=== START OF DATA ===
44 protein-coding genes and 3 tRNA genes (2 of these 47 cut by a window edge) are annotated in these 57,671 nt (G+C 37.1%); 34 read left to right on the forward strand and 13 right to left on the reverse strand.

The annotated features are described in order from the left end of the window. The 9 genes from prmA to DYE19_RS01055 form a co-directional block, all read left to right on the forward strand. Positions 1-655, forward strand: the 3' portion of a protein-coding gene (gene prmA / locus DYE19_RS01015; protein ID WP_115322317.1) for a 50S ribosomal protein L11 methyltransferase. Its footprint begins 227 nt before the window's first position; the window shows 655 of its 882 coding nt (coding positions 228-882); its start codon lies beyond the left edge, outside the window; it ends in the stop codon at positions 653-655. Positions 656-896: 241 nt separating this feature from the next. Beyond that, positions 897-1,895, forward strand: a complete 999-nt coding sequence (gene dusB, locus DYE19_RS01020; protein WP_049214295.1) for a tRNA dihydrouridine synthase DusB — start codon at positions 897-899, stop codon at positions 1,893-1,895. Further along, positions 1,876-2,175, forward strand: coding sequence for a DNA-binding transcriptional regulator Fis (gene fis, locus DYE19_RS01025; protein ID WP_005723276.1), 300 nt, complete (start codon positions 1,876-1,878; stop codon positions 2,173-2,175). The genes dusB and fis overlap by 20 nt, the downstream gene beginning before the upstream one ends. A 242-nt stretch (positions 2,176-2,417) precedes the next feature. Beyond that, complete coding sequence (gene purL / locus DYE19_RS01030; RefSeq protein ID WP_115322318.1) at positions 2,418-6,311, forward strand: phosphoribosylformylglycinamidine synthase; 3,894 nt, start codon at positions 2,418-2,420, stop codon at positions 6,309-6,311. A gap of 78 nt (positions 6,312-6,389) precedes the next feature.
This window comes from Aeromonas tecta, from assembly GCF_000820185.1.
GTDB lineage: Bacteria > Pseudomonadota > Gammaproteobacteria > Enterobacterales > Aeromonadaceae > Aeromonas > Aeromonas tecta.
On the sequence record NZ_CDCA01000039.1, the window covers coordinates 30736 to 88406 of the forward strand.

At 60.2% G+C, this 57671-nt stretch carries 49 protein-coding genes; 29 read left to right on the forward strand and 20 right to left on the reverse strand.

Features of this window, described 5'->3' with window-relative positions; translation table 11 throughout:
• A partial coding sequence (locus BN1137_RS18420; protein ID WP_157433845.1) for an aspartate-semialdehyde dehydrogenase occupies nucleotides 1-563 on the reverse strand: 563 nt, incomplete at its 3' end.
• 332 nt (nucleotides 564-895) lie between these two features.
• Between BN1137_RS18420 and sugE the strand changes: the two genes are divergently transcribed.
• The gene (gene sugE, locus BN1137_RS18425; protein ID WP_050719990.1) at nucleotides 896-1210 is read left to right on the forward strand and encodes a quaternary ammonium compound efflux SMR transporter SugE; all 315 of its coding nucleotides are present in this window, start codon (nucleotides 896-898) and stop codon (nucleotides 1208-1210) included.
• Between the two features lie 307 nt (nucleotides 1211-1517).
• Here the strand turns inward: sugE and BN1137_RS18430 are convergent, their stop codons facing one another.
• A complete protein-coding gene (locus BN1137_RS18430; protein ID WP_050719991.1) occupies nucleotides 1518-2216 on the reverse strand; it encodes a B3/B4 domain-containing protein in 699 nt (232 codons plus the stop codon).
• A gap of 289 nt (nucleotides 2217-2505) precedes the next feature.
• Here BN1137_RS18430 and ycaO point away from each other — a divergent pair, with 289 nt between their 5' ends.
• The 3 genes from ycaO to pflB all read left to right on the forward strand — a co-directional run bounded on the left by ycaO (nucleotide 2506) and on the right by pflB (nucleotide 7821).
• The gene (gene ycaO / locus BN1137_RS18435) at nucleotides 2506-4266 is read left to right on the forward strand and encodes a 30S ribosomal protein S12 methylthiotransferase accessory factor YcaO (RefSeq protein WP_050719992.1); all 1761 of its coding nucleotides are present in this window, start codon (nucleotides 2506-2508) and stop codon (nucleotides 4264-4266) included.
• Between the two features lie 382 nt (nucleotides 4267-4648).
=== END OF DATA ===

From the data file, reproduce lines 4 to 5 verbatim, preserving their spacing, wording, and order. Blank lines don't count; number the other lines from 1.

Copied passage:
GTDB lineage: Bacteria > Pseudomonadota > Gammaproteobacteria > Enterobacterales > Aeromonadaceae > Aeromonas > Aeromonas tecta.
On the sequence record NZ_CDCA01000039.1, the window covers coordinates 30736 to 88406 of the forward strand.